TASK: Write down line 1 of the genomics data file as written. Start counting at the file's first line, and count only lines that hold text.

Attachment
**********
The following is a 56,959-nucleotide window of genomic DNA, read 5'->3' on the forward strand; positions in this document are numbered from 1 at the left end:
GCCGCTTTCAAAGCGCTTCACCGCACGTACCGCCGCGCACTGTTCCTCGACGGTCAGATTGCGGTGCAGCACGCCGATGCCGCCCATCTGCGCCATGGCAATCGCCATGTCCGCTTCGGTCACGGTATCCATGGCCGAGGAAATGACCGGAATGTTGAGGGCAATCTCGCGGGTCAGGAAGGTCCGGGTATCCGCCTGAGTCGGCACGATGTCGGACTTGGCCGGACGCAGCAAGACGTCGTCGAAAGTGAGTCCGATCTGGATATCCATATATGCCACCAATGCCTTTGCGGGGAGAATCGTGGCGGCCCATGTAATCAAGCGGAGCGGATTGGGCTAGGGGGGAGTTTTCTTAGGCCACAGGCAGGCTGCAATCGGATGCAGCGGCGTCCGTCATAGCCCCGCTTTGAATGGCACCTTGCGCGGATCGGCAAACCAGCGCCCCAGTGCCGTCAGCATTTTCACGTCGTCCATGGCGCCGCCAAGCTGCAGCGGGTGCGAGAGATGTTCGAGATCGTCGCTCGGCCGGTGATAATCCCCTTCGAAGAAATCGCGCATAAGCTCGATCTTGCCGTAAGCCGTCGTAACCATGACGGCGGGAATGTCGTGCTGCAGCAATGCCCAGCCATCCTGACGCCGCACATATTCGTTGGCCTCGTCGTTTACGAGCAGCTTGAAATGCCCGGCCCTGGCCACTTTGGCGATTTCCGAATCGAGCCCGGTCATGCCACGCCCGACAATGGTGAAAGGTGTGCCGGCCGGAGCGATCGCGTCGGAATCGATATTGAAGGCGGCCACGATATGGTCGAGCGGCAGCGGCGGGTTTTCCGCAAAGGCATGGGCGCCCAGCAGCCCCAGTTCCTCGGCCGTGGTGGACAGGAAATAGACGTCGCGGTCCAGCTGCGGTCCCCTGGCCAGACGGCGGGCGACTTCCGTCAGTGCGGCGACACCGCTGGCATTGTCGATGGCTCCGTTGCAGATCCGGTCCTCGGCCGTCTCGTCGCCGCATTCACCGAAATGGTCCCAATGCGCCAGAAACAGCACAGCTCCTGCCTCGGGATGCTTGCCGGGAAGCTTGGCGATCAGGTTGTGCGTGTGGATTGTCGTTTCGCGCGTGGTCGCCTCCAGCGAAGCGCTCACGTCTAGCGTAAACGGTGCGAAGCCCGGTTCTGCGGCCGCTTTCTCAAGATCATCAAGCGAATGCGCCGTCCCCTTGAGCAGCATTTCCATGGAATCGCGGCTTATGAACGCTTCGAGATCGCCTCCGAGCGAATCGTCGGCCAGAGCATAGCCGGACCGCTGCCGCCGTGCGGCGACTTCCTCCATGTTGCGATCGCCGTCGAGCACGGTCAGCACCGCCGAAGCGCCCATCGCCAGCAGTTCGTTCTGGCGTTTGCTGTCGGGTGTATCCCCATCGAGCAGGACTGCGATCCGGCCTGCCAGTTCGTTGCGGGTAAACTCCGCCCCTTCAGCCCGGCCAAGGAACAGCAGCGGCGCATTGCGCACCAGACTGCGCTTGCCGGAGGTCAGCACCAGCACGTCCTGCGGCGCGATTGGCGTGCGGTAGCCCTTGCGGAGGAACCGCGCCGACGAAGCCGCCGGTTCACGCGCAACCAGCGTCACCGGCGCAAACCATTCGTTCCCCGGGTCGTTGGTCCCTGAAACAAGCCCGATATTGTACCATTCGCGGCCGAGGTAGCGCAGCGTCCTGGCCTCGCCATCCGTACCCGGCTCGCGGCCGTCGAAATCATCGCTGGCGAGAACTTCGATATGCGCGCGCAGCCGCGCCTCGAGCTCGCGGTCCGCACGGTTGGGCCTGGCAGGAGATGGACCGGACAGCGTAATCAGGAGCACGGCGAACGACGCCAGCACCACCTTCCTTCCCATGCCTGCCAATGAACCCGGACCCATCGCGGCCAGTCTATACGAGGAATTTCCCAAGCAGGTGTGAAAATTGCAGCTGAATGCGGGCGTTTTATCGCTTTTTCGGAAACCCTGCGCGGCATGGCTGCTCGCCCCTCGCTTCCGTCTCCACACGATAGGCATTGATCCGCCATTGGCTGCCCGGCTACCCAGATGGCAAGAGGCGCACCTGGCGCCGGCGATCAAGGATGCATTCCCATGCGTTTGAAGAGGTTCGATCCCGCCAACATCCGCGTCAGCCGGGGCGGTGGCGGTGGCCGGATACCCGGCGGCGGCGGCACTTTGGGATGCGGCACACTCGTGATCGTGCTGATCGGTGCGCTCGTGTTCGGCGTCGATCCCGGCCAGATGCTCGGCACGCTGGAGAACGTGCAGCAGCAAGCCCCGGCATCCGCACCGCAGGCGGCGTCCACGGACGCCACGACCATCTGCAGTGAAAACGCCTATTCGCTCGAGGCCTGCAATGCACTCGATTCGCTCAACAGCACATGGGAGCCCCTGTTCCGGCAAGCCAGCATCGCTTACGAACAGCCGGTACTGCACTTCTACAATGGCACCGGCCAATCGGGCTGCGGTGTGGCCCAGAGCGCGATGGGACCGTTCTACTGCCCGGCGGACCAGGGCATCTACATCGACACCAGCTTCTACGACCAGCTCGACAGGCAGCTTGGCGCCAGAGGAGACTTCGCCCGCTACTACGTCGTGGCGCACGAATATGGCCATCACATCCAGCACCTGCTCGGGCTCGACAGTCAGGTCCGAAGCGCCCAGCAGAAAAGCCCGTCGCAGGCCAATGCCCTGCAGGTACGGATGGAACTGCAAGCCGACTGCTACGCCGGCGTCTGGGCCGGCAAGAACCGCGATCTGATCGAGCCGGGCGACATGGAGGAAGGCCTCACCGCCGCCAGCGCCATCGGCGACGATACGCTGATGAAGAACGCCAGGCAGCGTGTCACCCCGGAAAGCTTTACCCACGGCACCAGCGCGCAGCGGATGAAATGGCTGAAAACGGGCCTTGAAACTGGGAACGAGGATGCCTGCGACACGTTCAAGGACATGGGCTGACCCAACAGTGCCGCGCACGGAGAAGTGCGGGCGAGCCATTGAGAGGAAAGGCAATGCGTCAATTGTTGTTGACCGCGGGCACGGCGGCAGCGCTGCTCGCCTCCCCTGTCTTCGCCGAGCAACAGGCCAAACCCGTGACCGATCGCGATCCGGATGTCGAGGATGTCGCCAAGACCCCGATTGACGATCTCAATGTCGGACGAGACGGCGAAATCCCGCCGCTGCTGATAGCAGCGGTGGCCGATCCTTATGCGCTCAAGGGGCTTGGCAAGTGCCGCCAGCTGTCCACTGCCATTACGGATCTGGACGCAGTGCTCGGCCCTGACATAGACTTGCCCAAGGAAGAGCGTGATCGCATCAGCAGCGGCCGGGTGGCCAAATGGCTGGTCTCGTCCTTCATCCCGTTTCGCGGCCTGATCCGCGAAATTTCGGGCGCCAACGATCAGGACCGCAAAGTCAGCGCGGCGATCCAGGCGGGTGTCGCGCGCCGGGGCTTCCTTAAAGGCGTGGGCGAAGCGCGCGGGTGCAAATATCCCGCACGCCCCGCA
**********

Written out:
The following is a 56,959-nucleotide window of genomic DNA, read 5'->3' on the forward strand; positions in this document are numbered from 1 at the left end: